Review: Russell Watson, “Only One Man”, Ipswich Regent, Ipswich, April 2

Russell Watson

Russell Watson - Credit: Archant

He’s performed for the Pope, Barack Obama and the Queen, and on Wednesday it was Ipswich’s turn to sample the delights of Russell Watson and his spectacular “Only One Man” Show.

He’s come a long way since his days performing in the working men’s clubs of the north west as a teenager, but the self-styled “People’s Tenor” has not forgotten his roots.

The venue may have been smaller and less palatial, but the 47-year-old delivered a performance fit for Royalty in front of a packed house at the Regent.

Watson would have been more than enough entertainment for two hours on his own, but joined by Britain’s Got Talent’s Jonathan Antoine – the brilliant Tenor and one-half of the recently-split Jonathan and Charlotte – and backed by the Arts Symphonic Orchestra, led superbly by the entertaining Robert Emery, the audience certainly got their money’s worth.

The singer, who has battled back from two brain tumours, was on top form and delivered pitch-perfect renditions of operatic favourites such as Nessun Dorma, Panis Angelicus and Nella Fantasia.


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But there is another side to Watson who performed a number of new songs, some written for him by the duo behind Les Miserables, for his new “Only One Man” album, including the touching “Homeground”.

This particular number was instantly memorable and had me humming the chorus throughout the interval, while its words make a significant impact.

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The song was written for Homeground - a series of charity concerts marking the centenary of the outbreak of the First World War. The proceeds from it will go to three charities, including the Falklands Veterans Foundation, which Watson was inaugurated into last year by Simon Weston, who reads poetry on the single.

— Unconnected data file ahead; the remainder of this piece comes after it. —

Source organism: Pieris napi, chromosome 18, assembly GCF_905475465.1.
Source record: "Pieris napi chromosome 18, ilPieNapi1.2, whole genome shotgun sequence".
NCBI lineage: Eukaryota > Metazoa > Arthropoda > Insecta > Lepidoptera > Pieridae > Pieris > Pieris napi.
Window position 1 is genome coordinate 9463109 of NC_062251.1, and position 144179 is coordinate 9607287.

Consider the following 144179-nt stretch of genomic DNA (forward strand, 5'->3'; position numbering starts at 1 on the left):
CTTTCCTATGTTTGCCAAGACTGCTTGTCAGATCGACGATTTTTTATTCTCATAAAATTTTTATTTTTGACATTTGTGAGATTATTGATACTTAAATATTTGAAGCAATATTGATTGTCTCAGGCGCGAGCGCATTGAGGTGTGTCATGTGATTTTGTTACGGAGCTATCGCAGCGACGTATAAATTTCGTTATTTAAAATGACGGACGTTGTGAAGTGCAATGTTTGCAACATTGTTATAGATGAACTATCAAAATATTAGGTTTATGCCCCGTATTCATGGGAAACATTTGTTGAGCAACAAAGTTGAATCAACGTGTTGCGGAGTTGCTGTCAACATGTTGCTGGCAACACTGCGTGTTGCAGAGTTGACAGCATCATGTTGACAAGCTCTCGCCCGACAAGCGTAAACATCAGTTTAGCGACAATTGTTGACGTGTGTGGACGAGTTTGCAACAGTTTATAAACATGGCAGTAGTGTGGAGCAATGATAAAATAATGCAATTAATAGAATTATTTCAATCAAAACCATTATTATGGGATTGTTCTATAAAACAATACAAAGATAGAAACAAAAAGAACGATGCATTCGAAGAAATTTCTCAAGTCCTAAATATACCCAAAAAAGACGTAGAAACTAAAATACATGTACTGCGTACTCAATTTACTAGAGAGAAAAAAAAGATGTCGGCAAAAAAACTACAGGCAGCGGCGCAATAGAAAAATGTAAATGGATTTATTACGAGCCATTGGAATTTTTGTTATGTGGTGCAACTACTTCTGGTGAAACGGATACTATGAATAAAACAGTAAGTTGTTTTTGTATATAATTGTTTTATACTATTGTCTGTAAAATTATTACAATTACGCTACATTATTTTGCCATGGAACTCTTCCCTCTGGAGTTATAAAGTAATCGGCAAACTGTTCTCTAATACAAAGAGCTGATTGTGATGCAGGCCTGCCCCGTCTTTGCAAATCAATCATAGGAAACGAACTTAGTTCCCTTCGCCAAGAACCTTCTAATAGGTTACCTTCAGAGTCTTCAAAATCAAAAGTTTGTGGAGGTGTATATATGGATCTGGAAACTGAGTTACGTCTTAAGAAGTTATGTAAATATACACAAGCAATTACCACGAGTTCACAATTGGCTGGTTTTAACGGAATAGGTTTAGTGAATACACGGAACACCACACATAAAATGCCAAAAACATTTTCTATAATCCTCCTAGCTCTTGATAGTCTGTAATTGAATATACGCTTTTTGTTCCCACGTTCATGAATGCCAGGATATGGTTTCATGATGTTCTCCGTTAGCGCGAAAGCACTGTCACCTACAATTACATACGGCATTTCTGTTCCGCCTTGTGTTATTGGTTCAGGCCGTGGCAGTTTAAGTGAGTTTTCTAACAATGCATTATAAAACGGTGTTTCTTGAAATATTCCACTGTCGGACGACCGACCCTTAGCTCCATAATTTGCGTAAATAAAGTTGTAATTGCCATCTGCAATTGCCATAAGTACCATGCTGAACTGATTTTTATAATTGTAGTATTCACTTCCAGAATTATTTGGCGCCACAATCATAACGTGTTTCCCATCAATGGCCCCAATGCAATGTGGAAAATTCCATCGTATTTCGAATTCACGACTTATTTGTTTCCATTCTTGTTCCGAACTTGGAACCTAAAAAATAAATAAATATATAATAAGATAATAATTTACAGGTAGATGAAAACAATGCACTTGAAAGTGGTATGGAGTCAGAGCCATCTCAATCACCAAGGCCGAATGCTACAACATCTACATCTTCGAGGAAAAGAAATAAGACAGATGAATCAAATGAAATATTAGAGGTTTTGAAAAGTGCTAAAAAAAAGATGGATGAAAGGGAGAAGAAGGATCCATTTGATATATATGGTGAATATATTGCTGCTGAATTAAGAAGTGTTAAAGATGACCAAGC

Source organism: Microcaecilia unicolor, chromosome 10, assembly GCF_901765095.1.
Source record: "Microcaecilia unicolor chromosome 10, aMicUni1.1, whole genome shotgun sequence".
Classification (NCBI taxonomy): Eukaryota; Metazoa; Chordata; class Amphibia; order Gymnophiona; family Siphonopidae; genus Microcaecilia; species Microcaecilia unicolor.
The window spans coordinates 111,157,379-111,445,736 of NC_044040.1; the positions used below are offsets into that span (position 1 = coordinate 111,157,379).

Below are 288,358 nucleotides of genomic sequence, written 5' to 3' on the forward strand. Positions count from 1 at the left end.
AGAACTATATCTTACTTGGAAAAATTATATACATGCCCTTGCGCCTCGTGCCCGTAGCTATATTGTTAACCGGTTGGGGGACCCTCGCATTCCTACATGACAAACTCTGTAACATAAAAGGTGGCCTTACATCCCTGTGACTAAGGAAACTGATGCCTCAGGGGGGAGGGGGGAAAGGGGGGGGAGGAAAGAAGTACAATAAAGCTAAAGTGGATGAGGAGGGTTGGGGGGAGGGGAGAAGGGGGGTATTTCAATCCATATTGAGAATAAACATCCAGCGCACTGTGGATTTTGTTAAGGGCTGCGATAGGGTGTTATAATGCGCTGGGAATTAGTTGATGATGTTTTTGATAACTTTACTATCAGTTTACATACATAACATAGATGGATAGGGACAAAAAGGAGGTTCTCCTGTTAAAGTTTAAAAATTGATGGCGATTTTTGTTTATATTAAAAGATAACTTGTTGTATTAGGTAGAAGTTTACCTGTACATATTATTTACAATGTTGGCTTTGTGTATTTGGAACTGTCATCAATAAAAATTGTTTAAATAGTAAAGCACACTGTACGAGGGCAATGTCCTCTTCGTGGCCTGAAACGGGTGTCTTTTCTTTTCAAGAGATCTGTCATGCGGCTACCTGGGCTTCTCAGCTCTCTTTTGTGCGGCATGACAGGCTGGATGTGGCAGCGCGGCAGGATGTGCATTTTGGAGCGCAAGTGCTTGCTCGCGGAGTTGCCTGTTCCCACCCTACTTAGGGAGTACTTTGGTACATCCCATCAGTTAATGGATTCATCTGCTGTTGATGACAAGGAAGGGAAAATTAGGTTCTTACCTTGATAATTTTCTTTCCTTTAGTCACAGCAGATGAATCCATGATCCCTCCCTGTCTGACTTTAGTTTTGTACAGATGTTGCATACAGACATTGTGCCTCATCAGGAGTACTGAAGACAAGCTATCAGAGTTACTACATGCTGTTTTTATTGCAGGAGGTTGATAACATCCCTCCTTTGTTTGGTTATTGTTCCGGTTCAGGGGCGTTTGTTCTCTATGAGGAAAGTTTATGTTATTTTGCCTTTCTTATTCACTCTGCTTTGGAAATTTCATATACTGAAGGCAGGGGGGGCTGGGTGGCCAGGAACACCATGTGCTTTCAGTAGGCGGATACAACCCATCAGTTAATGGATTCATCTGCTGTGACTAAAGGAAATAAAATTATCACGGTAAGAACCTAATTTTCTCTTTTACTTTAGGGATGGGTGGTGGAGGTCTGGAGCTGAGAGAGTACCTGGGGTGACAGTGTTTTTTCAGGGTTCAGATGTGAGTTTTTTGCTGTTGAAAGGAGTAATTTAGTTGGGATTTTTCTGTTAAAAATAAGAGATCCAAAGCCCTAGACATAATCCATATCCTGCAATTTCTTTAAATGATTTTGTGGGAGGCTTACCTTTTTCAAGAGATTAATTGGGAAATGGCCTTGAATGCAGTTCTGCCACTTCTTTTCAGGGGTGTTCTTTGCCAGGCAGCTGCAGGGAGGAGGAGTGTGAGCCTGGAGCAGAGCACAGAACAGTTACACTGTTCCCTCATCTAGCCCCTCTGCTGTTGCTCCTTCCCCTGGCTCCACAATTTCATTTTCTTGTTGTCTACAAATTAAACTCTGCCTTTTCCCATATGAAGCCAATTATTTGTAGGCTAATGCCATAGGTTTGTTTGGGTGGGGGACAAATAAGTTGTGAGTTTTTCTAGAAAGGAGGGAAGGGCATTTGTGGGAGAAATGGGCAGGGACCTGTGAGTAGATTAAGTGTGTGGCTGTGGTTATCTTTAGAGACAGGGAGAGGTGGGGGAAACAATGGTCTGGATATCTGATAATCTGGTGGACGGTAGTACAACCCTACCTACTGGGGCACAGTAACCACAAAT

Another new song, “My Love and I”, on the other hand, possessed indifferent lyrics including, “I long to be her scrubbing brush” but was performed with no less verve and passion.

Watson was conscious not to suffocate the audience with new material though and he hit the spot with songs from the hugely-successful Les Miserables, while the booming orchestra almost stole the show as they enjoyed two spells in the limelight, with their stunning Sci-Fi medley in the second half a wonderful spectacle.

But it wasn’t just about the music, and Watson doesn’t take himself too seriously, possessing a dry and extremely witty sense of humour that had the audience in the palm of his hand.

He was once described by Rupert Christiansen, music critic of The Daily Telegraph, as a “karaoke crooner”, but that was water off a duck’s back for the care-free performer.

Already with a career spanning 25 years, including his time singing in the clubs, Watson once said his ambition was to have longevity, and be a musical force for a good long while.

On this evidence, Watson’s powers show no sign of waning.

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